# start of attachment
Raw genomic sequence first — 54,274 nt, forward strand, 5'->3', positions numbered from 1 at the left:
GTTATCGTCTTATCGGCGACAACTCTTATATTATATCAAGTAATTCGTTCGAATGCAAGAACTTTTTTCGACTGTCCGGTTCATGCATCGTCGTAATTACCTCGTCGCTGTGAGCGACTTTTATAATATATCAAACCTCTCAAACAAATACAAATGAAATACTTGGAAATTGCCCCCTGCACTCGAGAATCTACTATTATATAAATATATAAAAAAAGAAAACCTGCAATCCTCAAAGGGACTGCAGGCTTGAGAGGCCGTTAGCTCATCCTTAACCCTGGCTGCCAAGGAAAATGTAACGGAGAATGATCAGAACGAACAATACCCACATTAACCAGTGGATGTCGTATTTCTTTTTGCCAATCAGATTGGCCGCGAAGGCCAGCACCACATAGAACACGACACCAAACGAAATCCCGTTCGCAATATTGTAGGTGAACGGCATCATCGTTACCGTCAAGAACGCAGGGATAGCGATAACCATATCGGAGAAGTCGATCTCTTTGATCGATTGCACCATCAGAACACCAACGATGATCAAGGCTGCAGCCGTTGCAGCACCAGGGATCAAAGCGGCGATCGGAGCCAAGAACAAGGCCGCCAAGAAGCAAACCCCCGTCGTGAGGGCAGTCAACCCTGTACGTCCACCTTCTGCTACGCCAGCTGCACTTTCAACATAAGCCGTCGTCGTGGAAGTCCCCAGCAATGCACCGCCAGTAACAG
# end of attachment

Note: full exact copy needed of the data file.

Raw genomic sequence first — 54,274 nt, forward strand, 5'->3', positions numbered from 1 at the left:
GTTATCGTCTTATCGGCGACAACTCTTATATTATATCAAGTAATTCGTTCGAATGCAAGAACTTTTTTCGACTGTCCGGTTCATGCATCGTCGTAATTACCTCGTCGCTGTGAGCGACTTTTATAATATATCAAACCTCTCAAACAAATACAAATGAAATACTTGGAAATTGCCCCCTGCACTCGAGAATCTACTATTATATAAATATATAAAAAAAGAAAACCTGCAATCCTCAAAGGGACTGCAGGCTTGAGAGGCCGTTAGCTCATCCTTAACCCTGGCTGCCAAGGAAAATGTAACGGAGAATGATCAGAACGAACAATACCCACATTAACCAGTGGATGTCGTATTTCTTTTTGCCAATCAGATTGGCCGCGAAGGCCAGCACCACATAGAACACGACACCAAACGAAATCCCGTTCGCAATATTGTAGGTGAACGGCATCATCGTTACCGTCAAGAACGCAGGGATAGCGATAACCATATCGGAGAAGTCGATCTCTTTGATCGATTGCACCATCAGAACACCAACGATGATCAAGGCTGCAGCCGTTGCAGCACCAGGGATCAAAGCGGCGATCGGAGCCAAGAACAAGGCCGCCAAGAAGCAAACCCCCGTCGTGAGGGCAGTCAACCCTGTACGTCCACCTTCTGCTACGCCAGCTGCACTTTCAACATAAGCCGTCGTCGTGGAAGTCCCCAGCAATGCACCGCCAGTAACAG